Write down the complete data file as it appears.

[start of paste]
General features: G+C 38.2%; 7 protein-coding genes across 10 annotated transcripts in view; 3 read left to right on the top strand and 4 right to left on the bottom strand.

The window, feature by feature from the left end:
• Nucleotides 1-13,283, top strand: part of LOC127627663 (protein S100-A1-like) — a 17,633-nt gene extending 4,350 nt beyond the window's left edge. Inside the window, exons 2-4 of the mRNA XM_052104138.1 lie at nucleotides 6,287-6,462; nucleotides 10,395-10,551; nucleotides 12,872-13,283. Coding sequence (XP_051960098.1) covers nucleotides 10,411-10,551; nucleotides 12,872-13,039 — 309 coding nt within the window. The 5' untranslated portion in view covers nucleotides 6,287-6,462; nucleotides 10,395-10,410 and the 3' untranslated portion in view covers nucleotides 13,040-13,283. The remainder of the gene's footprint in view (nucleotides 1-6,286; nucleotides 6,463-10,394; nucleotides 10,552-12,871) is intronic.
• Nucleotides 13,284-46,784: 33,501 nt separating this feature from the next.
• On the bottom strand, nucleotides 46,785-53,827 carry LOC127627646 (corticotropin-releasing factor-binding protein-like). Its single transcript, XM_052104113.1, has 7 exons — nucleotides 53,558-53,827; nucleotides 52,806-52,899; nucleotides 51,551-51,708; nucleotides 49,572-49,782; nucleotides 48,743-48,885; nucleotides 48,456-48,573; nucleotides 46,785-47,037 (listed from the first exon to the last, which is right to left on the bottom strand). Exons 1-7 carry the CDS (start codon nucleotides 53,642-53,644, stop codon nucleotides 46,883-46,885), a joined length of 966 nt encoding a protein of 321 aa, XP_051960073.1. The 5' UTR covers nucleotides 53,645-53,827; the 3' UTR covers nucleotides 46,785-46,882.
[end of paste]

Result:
General features: G+C 38.2%; 7 protein-coding genes across 10 annotated transcripts in view; 3 read left to right on the top strand and 4 right to left on the bottom strand.

The window, feature by feature from the left end:
• Nucleotides 1-13,283, top strand: part of LOC127627663 (protein S100-A1-like) — a 17,633-nt gene extending 4,350 nt beyond the window's left edge. Inside the window, exons 2-4 of the mRNA XM_052104138.1 lie at nucleotides 6,287-6,462; nucleotides 10,395-10,551; nucleotides 12,872-13,283. Coding sequence (XP_051960098.1) covers nucleotides 10,411-10,551; nucleotides 12,872-13,039 — 309 coding nt within the window. The 5' untranslated portion in view covers nucleotides 6,287-6,462; nucleotides 10,395-10,410 and the 3' untranslated portion in view covers nucleotides 13,040-13,283. The remainder of the gene's footprint in view (nucleotides 1-6,286; nucleotides 6,463-10,394; nucleotides 10,552-12,871) is intronic.
• Nucleotides 13,284-46,784: 33,501 nt separating this feature from the next.
• On the bottom strand, nucleotides 46,785-53,827 carry LOC127627646 (corticotropin-releasing factor-binding protein-like). Its single transcript, XM_052104113.1, has 7 exons — nucleotides 53,558-53,827; nucleotides 52,806-52,899; nucleotides 51,551-51,708; nucleotides 49,572-49,782; nucleotides 48,743-48,885; nucleotides 48,456-48,573; nucleotides 46,785-47,037 (listed from the first exon to the last, which is right to left on the bottom strand). Exons 1-7 carry the CDS (start codon nucleotides 53,642-53,644, stop codon nucleotides 46,883-46,885), a joined length of 966 nt encoding a protein of 321 aa, XP_051960073.1. The 5' UTR covers nucleotides 53,645-53,827; the 3' UTR covers nucleotides 46,785-46,882.